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Video: TikTok user has idea for a ‘Gen Z tattoo,’ then teens find out it looks like a Nazi symbol

TikTok (Solen Feyissa, Flickr/Released)

Jordan Williams, 18, recently posted a video on TikTok encouraging fellow Gen Zers to get matching tattoos as a sign of rebellion.

She stumbled across the symbol, a letter Z with a line through the center, in the comment section of another user’s video. She thought the image seemed simple enough and universal enough to be a good fit, so she issued a call to action to her 2,000 followers.

“OK Gen Z listen up!” Williams captioned a video of herself staring into the camera wearing a black hoodie. “What if, now hear me out…We all got a matching tattoo. As not only a symbol of unity in our generation but also as a sign of rebellion.”

The 18-second clip lit up with positive responses, as a few teens and young adults went out and got the symbolic image permanently inked on their bodies, Williams told USA TODAY. At least three people got the tattoo, she said. Others went the DIY route creating makeshift tattoos at home.

Williams, a restaurant server in a small Missouri town, then went to work, covering a double shift. While she was offline writing down orders for pizza and mozzarella sticks, the social media response to that video took a turn for the worst.

The symbol, one person said, looked similar a Nazi swastika. Williams’ original video was memed dozens, maybe hundreds of times over. She received death threats and even a threatening phone call from people she didn’t know.

The German hate symbol the tattoo resembles is called a Wolfsangel and is used by neo-Nazis in Europe and the United States, according to the Anti-Defamation League.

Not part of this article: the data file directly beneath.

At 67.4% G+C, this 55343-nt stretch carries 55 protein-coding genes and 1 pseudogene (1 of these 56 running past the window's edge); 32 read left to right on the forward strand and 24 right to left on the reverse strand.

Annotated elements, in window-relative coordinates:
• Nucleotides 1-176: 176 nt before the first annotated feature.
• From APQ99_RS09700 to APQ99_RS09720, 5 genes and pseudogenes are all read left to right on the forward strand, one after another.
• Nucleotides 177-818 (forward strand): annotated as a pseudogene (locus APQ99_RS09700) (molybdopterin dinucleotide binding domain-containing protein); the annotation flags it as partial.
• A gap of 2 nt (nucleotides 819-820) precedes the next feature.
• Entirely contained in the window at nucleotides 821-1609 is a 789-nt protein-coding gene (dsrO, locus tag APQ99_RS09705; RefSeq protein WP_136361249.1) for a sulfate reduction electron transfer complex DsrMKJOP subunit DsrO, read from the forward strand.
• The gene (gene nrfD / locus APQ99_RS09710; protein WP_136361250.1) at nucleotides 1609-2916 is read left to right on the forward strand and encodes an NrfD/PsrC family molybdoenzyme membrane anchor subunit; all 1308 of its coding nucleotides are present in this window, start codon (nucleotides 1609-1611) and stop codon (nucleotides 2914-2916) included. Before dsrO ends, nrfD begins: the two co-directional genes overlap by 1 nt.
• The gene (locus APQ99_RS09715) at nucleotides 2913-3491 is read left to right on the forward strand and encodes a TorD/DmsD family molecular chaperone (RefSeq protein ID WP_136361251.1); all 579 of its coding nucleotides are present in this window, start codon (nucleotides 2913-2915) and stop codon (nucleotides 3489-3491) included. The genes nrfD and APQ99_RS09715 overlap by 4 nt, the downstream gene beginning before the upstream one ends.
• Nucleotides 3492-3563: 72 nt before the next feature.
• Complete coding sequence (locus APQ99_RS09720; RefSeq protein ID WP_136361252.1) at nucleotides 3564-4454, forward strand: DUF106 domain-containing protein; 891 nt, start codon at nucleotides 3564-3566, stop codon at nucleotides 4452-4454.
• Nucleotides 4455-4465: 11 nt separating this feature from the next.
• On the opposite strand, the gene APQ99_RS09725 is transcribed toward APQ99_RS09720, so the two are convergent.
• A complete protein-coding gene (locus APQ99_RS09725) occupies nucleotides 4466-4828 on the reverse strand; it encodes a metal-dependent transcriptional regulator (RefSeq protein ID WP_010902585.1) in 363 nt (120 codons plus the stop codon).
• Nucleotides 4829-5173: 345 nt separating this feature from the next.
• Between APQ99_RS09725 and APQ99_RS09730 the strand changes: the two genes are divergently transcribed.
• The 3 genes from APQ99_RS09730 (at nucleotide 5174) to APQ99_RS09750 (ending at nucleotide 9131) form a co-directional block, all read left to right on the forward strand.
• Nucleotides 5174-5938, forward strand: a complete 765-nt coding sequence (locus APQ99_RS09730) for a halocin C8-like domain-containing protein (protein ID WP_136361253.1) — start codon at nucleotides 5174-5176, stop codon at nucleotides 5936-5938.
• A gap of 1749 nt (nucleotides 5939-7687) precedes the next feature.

TikTok’s reputation as a source for teens to post innocent dance videos is swiftly eroding away as the app takes on what could be a more permanent place in American culture, experts say. The app, still in the throes of a deal between Walmart and Oracle to stay in the U.S., is also the latest corner of the internet where people spread hate, racism and bigotry. Several examples exist. But sometimes, it’s just a misunderstanding.

“This is the sort of a medium that we live in these days, where images and messages can be misinterpreted, and they’re so supercharged with the polarization, that it almost becomes guilty until proven innocent,” said Ari Lightman, professor of digital media and marketing at the University of Carnegie Mellon.

In many ways, Williams represents TikTok’s average user. She’s young, digitally engaged, generates mounds of content and appears to have no issue exposing her life to the world. One of her previous videos was a rant about her job.

Engaging users like Williams, TikTok has surged in popularity in recent years after its parent company Bytedance took over the tween sensation in 2018 and branded it under a new name. The app is now used by a reported 100 million Americans – most of which are among the Generation Z population age 24 and younger.

This segment of society is growing up in an era of holding people accountable for the ideas they spread, which is sometimes grouped into cancel culture.

Williams, alarmed at the number of app notifications she was receiving at work, issued a swift video trying to explain herself. People attacked that video, too, saying it wasn’t enough. Meanwhile, her follower count shot up to 23,000.

Williams made a third video a few hours later, apologizing for the mix-up. She made suggestions for people to get the tattoo changed into other Z-related symbols that didn’t appear racially targeted or hurtful. The hate messages didn’t stop, so she made her profile private and deleted the Gen Z tattoo-related content.

USA TODAY reached out to TikTok for comment.

Only Williams knows her true motivations behind telling people to get the tattoo. She says the incident was an accident, and that she has always written the letter Z and number 7 with stylistic lines through them.

“I want everyone to know that I am really genuinely sorry,” Williams said. “It was an honest mistake. I should have done more research.”


© 2020 USA Today